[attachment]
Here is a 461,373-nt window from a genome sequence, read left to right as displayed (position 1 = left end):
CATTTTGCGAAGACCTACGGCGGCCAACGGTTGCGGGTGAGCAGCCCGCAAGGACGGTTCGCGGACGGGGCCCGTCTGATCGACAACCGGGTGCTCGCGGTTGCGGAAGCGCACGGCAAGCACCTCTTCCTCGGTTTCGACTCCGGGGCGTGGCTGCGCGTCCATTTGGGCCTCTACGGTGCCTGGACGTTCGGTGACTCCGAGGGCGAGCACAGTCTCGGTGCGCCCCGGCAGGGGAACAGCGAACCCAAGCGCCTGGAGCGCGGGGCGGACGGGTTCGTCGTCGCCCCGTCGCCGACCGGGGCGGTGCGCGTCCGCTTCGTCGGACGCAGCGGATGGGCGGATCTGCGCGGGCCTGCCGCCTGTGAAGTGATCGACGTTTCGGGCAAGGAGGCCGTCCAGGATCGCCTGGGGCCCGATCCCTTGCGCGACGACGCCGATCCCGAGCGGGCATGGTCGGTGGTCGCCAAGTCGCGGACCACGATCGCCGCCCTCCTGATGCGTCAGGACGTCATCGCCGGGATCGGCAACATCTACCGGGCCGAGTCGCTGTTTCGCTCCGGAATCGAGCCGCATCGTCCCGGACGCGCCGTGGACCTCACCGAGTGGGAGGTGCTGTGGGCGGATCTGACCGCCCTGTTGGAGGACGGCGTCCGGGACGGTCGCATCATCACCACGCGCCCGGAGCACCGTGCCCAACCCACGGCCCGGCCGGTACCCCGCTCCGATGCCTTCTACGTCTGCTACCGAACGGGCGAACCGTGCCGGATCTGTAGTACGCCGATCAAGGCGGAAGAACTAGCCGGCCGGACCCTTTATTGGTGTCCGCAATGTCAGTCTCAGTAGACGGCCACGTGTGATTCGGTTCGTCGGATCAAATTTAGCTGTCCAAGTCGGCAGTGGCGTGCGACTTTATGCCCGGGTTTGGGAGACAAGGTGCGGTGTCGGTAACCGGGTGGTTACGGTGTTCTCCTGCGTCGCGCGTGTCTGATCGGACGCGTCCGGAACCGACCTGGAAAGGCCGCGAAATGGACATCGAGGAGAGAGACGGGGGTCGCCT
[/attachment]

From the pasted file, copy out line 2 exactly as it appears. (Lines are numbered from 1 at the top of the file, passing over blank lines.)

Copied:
CATTTTGCGAAGACCTACGGCGGCCAACGGTTGCGGGTGAGCAGCCCGCAAGGACGGTTCGCGGACGGGGCCCGTCTGATCGACAACCGGGTGCTCGCGGTTGCGGAAGCGCACGGCAAGCACCTCTTCCTCGGTTTCGACTCCGGGGCGTGGCTGCGCGTCCATTTGGGCCTCTACGGTGCCTGGACGTTCGGTGACTCCGAGGGCGAGCACAGTCTCGGTGCGCCCCGGCAGGGGAACAGCGAACCCAAGCGCCTGGAGCGCGGGGCGGACGGGTTCGTCGTCGCCCCGTCGCCGACCGGGGCGGTGCGCGTCCGCTTCGTCGGACGCAGCGGATGGGCGGATCTGCGCGGGCCTGCCGCCTGTGAAGTGATCGACGTTTCGGGCAAGGAGGCCGTCCAGGATCGCCTGGGGCCCGATCCCTTGCGCGACGACGCCGATCCCGAGCGGGCATGGTCGGTGGTCGCCAAGTCGCGGACCACGATCGCCGCCCTCCTGATGCGTCAGGACGTCATCGCCGGGATCGGCAACATCTACCGGGCCGAGTCGCTGTTTCGCTCCGGAATCGAGCCGCATCGTCCCGGACGCGCCGTGGACCTCACCGAGTGGGAGGTGCTGTGGGCGGATCTGACCGCCCTGTTGGAGGACGGCGTCCGGGACGGTCGCATCATCACCACGCGCCCGGAGCACCGTGCCCAACCCACGGCCCGGCCGGTACCCCGCTCCGATGCCTTCTACGTCTGCTACCGAACGGGCGAACCGTGCCGGATCTGTAGTACGCCGATCAAGGCGGAAGAACTAGCCGGCCGGACCCTTTATTGGTGTCCGCAATGTCAGTCTCAGTAGACGGCCACGTGTGATTCGGTTCGTCGGATCAAATTTAGCTGTCCAAGTCGGCAGTGGCGTGCGACTTTATGCCCGGGTTTGGGAGACAAGGTGCGGTGTCGGTAACCGGGTGGTTACGGTGTTCTCCTGCGTCGCGCGTGTCTGATCGGACGCGTCCGGAACCGACCTGGAAAGGCCGCGAAATGGACATCGAGGAGAGAGACGGGGGTCGCCT